Category Archives: Scriptures

A Closer Look at John 3:17

The Antiochian Archdiocese’s 2020 Creative Arts Festival has as its theme John 3:17, “For God did not send His Son into the world to condemn the world, but that the world through Him might be saved.” Learning and understanding the meaning of this verse is pivotal to our Christian life, for it encourages us to examine condemnation, salvation, and judgement. In context, this verse also affords us the opportunity to choose for ourselves how to respond to God’s offer of salvation through Christ. As we study John 3:17, we can help our children to do the same. Thinking about this verse will help our children to grow in their Faith, while also preparing them to respond to it artistically, if they’re participating in the Festival.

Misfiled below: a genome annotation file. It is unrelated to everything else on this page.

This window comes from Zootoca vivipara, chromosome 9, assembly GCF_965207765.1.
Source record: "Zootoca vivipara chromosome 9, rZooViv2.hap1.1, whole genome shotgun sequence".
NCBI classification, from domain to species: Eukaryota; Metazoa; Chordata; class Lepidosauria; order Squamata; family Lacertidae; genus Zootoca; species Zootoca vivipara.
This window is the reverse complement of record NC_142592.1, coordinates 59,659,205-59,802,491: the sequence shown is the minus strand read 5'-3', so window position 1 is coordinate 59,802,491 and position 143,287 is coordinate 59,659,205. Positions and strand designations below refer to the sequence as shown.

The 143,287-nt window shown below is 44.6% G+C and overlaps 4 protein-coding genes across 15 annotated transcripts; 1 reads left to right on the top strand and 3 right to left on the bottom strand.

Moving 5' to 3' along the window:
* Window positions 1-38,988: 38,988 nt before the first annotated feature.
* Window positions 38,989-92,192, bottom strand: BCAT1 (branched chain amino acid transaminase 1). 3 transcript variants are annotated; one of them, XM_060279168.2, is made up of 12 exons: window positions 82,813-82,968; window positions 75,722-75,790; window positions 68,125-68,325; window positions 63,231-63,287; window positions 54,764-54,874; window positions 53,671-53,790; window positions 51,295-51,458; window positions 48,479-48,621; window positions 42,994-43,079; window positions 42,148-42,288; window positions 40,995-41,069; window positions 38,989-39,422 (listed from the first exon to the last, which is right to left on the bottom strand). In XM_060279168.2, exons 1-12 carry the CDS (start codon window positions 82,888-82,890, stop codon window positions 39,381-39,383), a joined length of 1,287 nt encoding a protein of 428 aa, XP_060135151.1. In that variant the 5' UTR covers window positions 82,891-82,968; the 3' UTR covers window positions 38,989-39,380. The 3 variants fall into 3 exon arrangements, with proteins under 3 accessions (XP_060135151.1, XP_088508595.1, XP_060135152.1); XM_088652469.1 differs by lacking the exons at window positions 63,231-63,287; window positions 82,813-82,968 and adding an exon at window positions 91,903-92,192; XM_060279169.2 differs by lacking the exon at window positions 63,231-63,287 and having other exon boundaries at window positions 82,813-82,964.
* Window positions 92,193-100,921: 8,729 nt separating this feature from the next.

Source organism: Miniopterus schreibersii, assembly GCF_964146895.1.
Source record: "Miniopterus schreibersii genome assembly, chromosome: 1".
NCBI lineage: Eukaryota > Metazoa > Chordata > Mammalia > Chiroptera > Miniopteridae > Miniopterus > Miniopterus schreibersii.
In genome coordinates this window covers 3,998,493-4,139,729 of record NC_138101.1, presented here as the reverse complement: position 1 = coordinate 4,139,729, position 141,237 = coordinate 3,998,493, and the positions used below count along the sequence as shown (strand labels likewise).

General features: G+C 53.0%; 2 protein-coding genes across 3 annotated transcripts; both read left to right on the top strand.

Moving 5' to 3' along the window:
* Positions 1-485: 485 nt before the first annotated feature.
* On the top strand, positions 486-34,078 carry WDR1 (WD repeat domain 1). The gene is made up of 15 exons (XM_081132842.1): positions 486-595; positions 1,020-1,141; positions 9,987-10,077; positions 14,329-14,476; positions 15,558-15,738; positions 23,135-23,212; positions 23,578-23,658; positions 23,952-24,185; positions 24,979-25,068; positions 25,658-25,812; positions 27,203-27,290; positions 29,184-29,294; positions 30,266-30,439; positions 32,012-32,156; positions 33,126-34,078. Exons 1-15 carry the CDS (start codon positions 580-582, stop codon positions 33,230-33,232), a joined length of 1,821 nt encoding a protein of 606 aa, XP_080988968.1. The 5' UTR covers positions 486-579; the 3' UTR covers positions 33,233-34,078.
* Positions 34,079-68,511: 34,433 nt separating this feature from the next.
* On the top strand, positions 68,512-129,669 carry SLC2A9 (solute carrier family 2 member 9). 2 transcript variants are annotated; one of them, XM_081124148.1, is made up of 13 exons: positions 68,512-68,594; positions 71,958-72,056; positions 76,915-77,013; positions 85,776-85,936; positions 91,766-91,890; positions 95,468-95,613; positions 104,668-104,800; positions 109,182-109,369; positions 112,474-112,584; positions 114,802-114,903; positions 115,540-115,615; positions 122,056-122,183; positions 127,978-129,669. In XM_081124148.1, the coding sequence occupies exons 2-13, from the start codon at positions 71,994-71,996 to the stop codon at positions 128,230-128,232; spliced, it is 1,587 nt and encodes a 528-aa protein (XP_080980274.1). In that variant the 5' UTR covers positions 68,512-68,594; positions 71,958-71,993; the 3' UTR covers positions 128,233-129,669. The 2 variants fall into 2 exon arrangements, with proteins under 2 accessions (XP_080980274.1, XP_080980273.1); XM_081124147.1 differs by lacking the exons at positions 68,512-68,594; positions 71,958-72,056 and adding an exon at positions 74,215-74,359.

Rosemary Shumski, Creative Arts Festival coordinator for the Antiochian Orthodox Department of Christian Education, reflects on the theme in this guest blog:

Let’s examine this quote in context. Most of us are more familiar with the quote from John 3:16, which precedes it, “For God so loved the world that He gave His only begotten Son, that whoever believes in Him should have everlasting life.” We then have our Creative Festivals Theme, “For God did not send His Son into the world to condemn the world, but that the world through Him might be saved.” (John 3:17) This is followed by the quote, “He who believes in Him is not condemned; but he who does not believe is condemned already, because he has not believed in the name of the only begotten Son of God.” (John 3:18)

Here are some comments from the Orthodox Study Bible: “While Christ comes to save and not to condemn, man has free will. Thus he can reject this gift, and he becomes condemned by his own rejection.”